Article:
Greek Life: Historical Perspectives on our Fraternities and Sororities
The exhibit explores the long history and remarkable legacy of Greek fraternities and sororities at the University of Arkansas. Scrapbooks, numerous print volumes, and other materials illustrate the enduring influence of student social organizations on Arkansas's flagship university.
2013 marks the 100th anniversary of the Delta Iota chapter of Delta Delta Delta at the University of Arkansas. This exhibit celebrates that history and the legacy of Greek life contributed by all the University's fraternities and sororities. Soon after the University was founded, local dentist Dr. Charles Richardson helped establish the Xi Alpha chapter of Kappa Sigma, thus becoming the first permanent Greek social fraternity at the University in 1890. One of the founding members was future University President John C. Futrall. Richardson also helped establish the first chapter of the Chi Omega sorority.
Greek organizations have been a vital component of University social life and traditions for more than a century. One of the most recognizable campus landmarks, the Greek Theater, was donated to by Chi Omega in 1930. To the present day, the philanthropic and civic projects of fraternities and sororities are visible throughout the academic year, and through their very active participation in Homecoming and other events, Greek societies help keep University traditions vibrant. Fraternities and Sororities at the University of Arkansas have produced numerous illustrious graduates. Some of those alumni's names have come to be almost synonymous with the University itself, such as Senator J. William Fulbright (Sigma Chi) and the Miss America winner and prolific philanthropist, Donna Axum Whitworth (Delta Delta Delta). Renowned author and University alumna E. Lynn Harris became the first president of the African American fraternity, Alpha Phi Alpha's Kappa Kappa chapter, in 1975 as a sophomore, in addition to his numerous other volunteer and service activities as a highly engaged Razorback student. African American Greek societies became prominent organizations on the Fayetteville campus in 1974.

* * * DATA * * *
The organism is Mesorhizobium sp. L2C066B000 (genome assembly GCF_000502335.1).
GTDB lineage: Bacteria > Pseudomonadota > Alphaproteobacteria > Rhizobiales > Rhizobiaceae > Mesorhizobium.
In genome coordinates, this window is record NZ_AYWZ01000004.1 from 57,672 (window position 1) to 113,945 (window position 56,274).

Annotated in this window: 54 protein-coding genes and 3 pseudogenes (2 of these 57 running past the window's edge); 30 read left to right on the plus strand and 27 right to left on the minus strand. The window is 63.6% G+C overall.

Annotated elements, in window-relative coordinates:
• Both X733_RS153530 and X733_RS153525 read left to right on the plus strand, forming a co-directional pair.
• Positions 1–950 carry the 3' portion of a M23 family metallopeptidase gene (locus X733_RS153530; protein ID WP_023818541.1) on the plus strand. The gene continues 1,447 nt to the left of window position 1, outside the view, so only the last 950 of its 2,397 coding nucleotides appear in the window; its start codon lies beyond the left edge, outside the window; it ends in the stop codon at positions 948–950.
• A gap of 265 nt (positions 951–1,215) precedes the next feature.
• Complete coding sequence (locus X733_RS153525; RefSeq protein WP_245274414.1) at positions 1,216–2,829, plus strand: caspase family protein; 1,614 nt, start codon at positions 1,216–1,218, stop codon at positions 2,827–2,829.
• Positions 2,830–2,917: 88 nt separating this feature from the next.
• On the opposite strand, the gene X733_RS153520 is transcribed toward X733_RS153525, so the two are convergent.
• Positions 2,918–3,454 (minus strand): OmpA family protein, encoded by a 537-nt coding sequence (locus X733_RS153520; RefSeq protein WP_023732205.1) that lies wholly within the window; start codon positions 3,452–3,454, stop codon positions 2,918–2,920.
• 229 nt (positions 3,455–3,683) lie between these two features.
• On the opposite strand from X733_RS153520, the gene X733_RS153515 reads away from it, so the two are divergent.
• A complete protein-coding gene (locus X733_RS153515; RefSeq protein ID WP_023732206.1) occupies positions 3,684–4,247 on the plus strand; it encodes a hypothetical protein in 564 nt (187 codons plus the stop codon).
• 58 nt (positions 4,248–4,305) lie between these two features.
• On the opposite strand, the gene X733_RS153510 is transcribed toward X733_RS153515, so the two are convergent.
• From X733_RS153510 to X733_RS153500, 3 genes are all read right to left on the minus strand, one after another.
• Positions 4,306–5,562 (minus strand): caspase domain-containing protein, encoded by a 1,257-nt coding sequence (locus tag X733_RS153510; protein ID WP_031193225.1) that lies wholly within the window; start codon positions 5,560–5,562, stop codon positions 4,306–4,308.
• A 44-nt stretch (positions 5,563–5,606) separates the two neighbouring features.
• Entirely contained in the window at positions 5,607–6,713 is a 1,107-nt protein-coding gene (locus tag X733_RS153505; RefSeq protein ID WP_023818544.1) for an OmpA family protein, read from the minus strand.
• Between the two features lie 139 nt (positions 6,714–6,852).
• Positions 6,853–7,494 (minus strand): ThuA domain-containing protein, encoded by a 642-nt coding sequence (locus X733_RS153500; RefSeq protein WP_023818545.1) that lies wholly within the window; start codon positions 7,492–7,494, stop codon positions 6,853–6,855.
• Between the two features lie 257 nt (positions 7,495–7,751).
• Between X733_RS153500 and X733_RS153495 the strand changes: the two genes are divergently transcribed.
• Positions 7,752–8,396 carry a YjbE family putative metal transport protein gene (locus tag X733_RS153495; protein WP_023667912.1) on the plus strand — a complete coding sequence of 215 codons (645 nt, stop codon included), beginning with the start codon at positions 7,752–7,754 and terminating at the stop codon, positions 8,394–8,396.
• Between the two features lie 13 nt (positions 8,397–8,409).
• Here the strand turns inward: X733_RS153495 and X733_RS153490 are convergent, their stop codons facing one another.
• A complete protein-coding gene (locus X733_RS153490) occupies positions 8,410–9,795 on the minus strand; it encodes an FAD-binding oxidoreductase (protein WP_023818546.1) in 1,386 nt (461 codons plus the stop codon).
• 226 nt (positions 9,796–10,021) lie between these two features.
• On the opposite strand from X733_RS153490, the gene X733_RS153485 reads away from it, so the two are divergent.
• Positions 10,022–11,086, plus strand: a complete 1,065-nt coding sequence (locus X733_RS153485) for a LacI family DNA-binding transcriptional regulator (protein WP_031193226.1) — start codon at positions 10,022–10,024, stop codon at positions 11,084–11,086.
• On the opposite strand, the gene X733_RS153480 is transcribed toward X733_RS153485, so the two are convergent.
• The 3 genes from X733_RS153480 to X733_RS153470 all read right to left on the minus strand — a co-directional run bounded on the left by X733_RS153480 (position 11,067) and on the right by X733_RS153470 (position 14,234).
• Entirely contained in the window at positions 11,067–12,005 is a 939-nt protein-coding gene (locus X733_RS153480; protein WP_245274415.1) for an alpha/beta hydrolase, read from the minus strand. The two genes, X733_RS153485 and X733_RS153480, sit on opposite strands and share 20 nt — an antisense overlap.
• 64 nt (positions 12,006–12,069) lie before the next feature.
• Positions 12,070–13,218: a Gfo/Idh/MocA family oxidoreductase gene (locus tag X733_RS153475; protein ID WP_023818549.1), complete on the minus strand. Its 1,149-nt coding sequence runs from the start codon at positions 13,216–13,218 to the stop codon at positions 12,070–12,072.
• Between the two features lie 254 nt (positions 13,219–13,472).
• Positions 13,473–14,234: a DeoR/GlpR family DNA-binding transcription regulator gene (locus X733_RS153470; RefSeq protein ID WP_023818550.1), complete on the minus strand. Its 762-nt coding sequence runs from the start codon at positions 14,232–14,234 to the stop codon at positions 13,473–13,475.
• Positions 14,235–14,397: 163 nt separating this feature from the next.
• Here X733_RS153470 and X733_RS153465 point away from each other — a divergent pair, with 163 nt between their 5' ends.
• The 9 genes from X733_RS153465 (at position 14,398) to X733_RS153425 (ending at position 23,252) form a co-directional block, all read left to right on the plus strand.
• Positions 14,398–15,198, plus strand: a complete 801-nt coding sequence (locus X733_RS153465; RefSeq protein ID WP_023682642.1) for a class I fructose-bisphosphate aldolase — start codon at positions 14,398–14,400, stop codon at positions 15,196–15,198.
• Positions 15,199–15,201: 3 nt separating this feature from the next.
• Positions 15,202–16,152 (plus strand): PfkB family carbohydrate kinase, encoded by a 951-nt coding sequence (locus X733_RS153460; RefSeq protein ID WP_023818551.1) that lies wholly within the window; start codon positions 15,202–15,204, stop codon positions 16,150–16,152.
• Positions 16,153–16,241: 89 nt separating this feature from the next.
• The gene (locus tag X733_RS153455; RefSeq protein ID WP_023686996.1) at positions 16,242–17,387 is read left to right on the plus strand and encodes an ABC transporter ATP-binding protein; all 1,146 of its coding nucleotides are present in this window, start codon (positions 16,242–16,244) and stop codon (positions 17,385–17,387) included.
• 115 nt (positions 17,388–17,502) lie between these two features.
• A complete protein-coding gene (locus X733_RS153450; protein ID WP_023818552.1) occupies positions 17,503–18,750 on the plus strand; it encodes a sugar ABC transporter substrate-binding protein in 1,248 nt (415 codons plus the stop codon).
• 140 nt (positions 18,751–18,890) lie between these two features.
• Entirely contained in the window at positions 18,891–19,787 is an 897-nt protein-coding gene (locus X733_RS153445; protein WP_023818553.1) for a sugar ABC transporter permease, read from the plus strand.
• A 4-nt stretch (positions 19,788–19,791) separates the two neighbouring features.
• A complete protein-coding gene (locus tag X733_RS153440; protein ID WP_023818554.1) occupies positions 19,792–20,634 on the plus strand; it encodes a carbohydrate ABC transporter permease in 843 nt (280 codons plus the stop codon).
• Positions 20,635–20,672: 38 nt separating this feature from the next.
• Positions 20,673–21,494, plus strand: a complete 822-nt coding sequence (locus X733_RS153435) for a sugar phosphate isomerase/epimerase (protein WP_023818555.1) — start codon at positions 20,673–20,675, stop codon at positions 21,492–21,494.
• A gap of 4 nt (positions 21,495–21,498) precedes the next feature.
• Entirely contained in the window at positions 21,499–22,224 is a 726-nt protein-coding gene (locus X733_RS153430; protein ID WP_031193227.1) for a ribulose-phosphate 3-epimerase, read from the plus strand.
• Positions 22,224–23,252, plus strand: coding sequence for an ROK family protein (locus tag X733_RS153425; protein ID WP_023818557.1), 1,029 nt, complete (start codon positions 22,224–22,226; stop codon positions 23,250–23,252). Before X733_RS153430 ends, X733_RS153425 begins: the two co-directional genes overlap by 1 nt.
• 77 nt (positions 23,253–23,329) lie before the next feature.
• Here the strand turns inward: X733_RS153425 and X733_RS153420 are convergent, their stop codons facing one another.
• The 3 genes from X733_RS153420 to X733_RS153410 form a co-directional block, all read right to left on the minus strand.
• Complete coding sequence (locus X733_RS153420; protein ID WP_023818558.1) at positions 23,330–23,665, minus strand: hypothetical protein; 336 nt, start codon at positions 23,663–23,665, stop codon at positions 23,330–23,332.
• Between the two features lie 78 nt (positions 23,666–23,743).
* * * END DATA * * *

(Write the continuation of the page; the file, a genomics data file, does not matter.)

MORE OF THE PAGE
The exhibit shares the richness of student life on campus through the scrapbooks and personal papers of former students, which include numerous dance cards, playbills, ceremony programs, valentines and Christmas cards, and other keepsakes. The manuscript collections featured in this exhibit include the Damon Marie Watson Papers (MC 1052), Delta Delta Delta Iota Chapter Papers (MC 551), Frederick Lee Liebolt Papers (MC 1369), Donna Axum Whitworth Papers (MC 1806), Fulbright Collection (MS F956), and Razorback Yearbooks and other print publications. These collections are housed in the special collections department located in Mullins Library.
Find more information at http://libraries.uark.edu/specialcollections/.